Just because you love them doesn’t make it easy all the time. Many caregivers cherish the time and opportunity spent looking after their loved ones – but this is not without some corresponding emotional and physical stressors. Facing the mortality of a loved one, changes in family and household arrangements, reduced time for children, spouses, and recreational activities, added workload and increased financial pressures can all take its toll.
You can’t sprint a marathon! You need to be available for the long haul, and that means creating new strategies to manage the acute and chronic demands.
Control What You Can. You might not be able to change the health challenges your loved ones are enduring, so focus on what you can control — your reactions and stress management strategies.
Share the Load. You don’t have to do it all by yourself. Reach out to family and friends and let them know specifically how they can contribute and help. From money to transportation, cooking, and respite, many welcome the opportunity to assist, but just don’t know how.
Keep the Communication Lines Open. Bring family members into the caregiving conversations early and often to ensure everyone is in the loop, has a say, and issues can be resolved before they become problematic.
Setting up family meetings, reaching out to others, and establishing ongoing communication strategies are effective ways to ensure that all members feel heard and are working toward the shared goal of quality care for their loved ones.
Basic Tips for Holding a Family Meeting
What: Set an agenda ahead of time. Contact family members to ask for their input regarding the most important issues they would like to discuss. Try to keep the agenda to no more than 3 topics. Make sure everyone knows ahead of time what will be discussed.
Who: Family members involved and impacted by the discussion need to be invited to the family meeting. If spouses are involved in the care, and/or are usually involved in family discussions, you will want to invite them to participate in these conversations. The care receiver, if mentally competent, should be included. If there is a difficult family history or issue, you may want to invite a qualified and trusted professional to facilitate the discussion.
Where: Choose a convenient, comfortable, and neutral location. If some family members cannot attend because of travel limitations, explore ways to include them via Skype, Zoom, or other conference call services.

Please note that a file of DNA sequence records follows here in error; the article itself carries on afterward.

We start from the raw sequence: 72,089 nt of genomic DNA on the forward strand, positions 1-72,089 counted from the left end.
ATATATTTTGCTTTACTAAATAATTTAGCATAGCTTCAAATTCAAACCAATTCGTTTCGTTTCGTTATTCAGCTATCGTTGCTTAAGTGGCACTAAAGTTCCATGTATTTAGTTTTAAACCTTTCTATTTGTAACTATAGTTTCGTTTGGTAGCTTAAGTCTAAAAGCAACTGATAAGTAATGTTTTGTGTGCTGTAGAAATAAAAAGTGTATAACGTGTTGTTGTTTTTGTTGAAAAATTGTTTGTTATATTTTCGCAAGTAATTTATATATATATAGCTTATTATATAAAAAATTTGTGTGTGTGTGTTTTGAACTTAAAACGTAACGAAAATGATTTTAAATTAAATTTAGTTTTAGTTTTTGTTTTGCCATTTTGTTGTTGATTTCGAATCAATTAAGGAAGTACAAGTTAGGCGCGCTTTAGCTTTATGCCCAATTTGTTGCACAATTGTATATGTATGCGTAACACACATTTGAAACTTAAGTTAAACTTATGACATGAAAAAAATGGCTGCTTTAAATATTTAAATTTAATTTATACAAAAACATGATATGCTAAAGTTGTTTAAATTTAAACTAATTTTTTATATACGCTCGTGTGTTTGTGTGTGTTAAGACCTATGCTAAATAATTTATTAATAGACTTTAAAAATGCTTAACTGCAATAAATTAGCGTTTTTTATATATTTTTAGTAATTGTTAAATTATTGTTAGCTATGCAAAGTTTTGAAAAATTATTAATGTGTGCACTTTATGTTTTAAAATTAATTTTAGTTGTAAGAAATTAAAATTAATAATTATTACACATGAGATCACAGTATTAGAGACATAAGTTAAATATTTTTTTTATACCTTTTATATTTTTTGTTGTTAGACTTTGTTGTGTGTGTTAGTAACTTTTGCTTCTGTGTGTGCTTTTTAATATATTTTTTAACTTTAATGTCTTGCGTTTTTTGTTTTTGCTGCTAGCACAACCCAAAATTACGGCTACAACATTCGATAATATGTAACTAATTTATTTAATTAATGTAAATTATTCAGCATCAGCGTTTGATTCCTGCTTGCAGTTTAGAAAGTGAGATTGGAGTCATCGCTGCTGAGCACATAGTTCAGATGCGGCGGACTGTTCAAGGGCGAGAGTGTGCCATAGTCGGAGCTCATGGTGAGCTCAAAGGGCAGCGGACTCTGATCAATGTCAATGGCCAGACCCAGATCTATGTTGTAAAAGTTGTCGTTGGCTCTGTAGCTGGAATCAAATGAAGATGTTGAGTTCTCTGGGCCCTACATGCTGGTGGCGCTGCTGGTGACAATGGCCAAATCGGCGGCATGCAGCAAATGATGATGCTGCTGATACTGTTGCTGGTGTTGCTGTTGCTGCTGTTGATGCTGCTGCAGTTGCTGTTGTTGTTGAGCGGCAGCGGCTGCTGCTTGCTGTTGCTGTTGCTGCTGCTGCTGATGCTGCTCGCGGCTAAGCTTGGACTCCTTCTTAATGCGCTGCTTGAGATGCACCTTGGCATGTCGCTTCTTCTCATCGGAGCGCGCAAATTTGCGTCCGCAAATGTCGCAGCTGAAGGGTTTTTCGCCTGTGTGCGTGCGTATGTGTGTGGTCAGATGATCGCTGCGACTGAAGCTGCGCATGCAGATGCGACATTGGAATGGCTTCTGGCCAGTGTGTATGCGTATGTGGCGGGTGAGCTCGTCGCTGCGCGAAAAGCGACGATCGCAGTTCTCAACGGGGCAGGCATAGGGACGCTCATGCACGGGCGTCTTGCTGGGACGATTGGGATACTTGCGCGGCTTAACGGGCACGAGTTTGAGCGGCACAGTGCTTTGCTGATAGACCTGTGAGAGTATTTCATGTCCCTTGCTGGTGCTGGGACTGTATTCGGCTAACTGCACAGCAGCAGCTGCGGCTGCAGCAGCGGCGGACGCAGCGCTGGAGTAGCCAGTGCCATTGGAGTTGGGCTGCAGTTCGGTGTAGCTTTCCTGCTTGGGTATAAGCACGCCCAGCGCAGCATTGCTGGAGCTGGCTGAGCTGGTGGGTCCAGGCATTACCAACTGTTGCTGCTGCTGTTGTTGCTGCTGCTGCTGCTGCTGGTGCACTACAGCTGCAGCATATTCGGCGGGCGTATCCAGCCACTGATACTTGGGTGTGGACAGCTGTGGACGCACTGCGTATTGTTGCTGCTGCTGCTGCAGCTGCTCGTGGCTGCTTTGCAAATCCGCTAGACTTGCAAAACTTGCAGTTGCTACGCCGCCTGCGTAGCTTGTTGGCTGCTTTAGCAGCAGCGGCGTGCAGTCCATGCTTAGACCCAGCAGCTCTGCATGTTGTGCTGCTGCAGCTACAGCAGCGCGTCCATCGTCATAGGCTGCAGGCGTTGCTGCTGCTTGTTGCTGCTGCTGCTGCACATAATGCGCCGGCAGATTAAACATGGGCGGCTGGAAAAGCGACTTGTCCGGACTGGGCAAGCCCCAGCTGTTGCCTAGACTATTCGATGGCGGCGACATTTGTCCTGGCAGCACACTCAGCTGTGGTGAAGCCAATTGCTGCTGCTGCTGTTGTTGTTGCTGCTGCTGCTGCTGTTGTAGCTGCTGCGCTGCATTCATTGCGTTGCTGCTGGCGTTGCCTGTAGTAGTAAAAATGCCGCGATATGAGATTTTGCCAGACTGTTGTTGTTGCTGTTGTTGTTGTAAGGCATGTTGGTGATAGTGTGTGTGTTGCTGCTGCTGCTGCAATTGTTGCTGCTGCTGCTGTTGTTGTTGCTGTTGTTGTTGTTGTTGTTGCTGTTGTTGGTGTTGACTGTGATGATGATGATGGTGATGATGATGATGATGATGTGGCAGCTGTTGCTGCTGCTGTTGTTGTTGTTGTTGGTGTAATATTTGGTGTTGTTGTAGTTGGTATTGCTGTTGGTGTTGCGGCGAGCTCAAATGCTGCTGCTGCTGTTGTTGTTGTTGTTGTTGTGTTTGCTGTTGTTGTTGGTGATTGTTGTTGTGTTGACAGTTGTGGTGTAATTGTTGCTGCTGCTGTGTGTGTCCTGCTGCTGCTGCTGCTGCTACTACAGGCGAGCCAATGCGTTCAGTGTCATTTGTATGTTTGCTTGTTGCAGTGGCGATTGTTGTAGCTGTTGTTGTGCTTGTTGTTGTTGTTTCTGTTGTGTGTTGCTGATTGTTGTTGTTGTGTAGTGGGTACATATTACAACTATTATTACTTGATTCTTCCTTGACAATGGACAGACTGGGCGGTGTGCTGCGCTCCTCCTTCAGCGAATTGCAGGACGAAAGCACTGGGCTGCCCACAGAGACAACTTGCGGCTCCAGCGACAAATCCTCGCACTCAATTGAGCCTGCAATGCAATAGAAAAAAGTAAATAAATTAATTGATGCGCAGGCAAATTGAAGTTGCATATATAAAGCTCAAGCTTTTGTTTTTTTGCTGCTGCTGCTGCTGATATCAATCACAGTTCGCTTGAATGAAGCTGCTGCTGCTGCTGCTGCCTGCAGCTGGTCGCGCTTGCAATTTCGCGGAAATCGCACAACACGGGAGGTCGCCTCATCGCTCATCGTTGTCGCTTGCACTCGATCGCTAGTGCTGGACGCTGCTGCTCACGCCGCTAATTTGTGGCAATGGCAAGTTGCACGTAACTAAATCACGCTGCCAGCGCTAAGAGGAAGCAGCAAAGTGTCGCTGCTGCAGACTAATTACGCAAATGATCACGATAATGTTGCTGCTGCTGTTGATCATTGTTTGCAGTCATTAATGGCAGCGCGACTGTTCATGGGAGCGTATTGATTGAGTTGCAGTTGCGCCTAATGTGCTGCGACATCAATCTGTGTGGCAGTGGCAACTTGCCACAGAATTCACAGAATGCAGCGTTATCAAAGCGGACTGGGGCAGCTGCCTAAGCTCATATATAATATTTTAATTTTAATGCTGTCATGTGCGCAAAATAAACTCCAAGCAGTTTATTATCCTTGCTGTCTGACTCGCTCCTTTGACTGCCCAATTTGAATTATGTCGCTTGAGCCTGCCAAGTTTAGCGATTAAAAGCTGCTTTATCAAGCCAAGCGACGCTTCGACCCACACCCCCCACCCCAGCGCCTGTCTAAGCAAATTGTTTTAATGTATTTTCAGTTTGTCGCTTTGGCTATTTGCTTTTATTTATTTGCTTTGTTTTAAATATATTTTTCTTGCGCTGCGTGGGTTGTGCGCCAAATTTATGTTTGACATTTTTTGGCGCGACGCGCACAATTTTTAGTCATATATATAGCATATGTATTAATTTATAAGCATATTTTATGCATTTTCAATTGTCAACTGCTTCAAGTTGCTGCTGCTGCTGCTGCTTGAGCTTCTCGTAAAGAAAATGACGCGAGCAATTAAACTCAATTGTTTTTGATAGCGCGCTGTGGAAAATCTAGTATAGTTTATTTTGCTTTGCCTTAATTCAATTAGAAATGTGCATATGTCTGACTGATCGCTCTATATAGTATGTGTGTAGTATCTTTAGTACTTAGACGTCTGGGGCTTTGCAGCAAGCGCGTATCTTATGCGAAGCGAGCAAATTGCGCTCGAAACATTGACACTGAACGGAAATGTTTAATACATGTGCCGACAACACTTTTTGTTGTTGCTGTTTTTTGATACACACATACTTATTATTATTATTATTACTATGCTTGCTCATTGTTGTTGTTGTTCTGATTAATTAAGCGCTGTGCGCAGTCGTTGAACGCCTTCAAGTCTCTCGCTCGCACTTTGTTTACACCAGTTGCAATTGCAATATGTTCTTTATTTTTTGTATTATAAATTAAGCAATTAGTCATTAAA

When: It is always best to have a plan established before a family is in crisis. If a plan was not prepared ahead of time, try to find a quiet place to determine who will do what tasks and take on what specific responsibilities during the critical phase, and who will do what during the non-crisis potentially long-term care phase.
Get the Facts: In preparation for the family meeting, collect all current data regarding your loved one’s medical, physical, social, and mental health needs. Share current medical reports, treatment options, and recommendations. Out of pocket expenses, private care, equipment, and other expenditures need to be itemized and included in a corresponding budget.
• Agree to some basic ground rules regarding how respectful communication will take place.
• Present the issue.
• Open the meeting for discussion and clarification of the needs.
• Invite all ideas.
• Assign tasks, responsibilities, and due dates.
• Record all decisions.
• Decide on how this will be monitored and when the follow up meeting will take place.
Handled with respect, family meetings can enhance and solidify relationships and ensure a transformational caregiving experience for all family members.
Rhonda Latreille, MBA, CPCA
Founder & CEO
Caregiver Stress Syndrome
Characterized by physical, emotional, and mental exhaustion, Caregiver Stress Syndrome often results from a person neglecting their own physical, emotional and spiritual needs while focusing primarily on the needs of their care recipients.
In the next Maturity Matters Newsletter, we’ll look at some personal care strategies to mitigate and better manage caregiver stress.
“Self-compassion is simply giving the same kindness to ourselves that we would give to others.”